Some folks like to feel as if they are a part of a exclusive club. Some people seem to be addicted to buying things even if they will not use them right away.

    I will definitely use it in my marketing.
    Thanks for the awareness Robert…


  78. Robert,

    Just as the Take away works with product selling, so does “because I can”. I think the scarcity thing is beginning to personally wear me a little thin. No doubt about the fact that it works especially with firm deadlines, like we will accept no more new clients tonight at midnight… Some of them are so ridiculous that I just quit reading and close the page. Just be a little creative with your marketing…

  79. Gary Evans says:

    Hey Robert,
    Thanks for the article, technique and continued education. I have a great deal of experience in life and a passion to share it. I will make a significant effect in this field and I am intently learning the power of it. I have an eight week journey with intricate details and structure. I am gathering any and all powerful learning and result strategies I can employ! Thanks again for this incredible teaching tool you have offered to us. I will succeed—Because I CAN, Too!

  80. Darrel Hawes says:


    The scarcity tactic has absolutely worked on me on a number of occasions.

    It doesn’t seem to matter if it’s a:

    * Limited time offer.

    * Limited quantity offer.

    * Or even a “dime sale” (not true scarcity except that you’ll never be able to buy at X price again).

    So… if it’s something I wanted or think I need anyway, scarcity is one of those tools that pushes me over the edge.

    – Darrel Hawes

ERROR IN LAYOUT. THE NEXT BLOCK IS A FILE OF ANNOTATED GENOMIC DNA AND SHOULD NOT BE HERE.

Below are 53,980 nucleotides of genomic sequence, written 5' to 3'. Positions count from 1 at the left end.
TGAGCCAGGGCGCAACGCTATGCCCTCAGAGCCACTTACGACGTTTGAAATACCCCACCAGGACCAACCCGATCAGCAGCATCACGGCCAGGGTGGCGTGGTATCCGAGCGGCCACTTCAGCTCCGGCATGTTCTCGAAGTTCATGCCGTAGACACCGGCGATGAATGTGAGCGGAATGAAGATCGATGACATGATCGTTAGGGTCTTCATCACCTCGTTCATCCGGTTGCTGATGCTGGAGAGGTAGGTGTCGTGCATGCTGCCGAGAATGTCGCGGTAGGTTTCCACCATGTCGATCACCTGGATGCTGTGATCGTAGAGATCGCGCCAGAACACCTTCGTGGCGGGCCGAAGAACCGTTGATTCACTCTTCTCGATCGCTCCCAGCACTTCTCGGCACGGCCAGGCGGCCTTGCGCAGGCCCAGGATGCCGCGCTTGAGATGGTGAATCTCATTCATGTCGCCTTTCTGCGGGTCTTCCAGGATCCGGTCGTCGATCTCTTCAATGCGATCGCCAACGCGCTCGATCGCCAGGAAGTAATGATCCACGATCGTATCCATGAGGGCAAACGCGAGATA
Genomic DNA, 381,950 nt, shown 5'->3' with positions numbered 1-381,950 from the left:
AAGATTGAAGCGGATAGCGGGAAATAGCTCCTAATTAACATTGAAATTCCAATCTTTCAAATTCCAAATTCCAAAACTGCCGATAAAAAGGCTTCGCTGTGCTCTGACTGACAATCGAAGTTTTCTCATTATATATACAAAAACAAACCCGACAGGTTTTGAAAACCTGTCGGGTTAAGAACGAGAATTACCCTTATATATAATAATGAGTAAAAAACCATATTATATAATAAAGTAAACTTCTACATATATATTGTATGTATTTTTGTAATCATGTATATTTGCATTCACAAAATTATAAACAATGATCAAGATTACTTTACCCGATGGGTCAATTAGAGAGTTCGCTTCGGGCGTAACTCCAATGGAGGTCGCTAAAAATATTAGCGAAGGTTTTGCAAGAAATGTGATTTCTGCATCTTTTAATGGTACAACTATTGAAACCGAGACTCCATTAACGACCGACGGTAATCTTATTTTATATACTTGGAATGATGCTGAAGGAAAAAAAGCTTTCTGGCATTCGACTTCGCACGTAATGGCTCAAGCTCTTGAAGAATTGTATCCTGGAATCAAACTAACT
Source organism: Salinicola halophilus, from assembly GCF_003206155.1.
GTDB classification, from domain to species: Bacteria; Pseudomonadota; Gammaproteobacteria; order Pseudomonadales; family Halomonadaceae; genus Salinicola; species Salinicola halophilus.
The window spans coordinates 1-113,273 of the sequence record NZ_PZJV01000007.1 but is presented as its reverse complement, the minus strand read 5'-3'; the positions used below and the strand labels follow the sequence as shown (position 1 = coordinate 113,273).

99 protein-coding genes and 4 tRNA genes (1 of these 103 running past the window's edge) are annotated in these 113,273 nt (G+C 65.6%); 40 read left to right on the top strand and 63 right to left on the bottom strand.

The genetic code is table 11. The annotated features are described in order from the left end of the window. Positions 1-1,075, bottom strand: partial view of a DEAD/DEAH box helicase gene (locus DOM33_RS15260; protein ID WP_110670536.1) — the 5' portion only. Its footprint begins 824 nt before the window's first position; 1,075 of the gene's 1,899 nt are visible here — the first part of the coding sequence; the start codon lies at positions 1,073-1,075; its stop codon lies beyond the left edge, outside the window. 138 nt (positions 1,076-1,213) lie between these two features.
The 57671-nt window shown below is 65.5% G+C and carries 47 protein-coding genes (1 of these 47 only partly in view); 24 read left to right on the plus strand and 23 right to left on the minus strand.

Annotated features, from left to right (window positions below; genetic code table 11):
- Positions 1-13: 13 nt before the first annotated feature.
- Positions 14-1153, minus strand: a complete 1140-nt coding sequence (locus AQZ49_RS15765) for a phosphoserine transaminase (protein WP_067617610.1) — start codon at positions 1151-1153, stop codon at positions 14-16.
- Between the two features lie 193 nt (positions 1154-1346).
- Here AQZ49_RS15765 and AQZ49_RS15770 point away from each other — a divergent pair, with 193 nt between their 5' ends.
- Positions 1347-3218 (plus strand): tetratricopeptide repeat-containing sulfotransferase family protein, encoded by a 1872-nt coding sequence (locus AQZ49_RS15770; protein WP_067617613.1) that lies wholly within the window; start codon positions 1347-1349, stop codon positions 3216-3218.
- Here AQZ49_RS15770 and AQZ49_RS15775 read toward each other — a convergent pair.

81. Robert – not only are you brave enough to ask for the 100 comments – but you follow it up with ACTION. That’s what makes the difference.

    Why can you get 100 comments when others are struggling to get 2 or 3? Because you can! You just ask – and expect it to be so. (then of course the ACTION step.)

    Whether it’s selling a product or selling people on making 100 comments – you do it Because you can.


  82. Robert,

    I must admit I was up late (for me) one night and watched as your counter changed pries at midnight. I was mesmerized by the ide that you raised the price “because you could”. Sticking with what you say and having fun with the process adds to the fun. I have bought the last pair of shoes in my size and did not appreciate the scarcity as much as buying before the price went up.
    You rock, Robert!

  83. John Nada says:

    I often pay attention to scarcity sales but am not very good at offering them. I’ve definitely taken a few pointers away from this post on how to change up my offers while adding value AND maintaining my finger on that scarcity hot button.

    Thanks Robert!

  84. Dave. Doolin says:

    Sitting at Code Camp… Watching a Sproutcore demo…

    Good idea on packaging services. Never seen it done that way.

  85. Robert, you may do it because you can.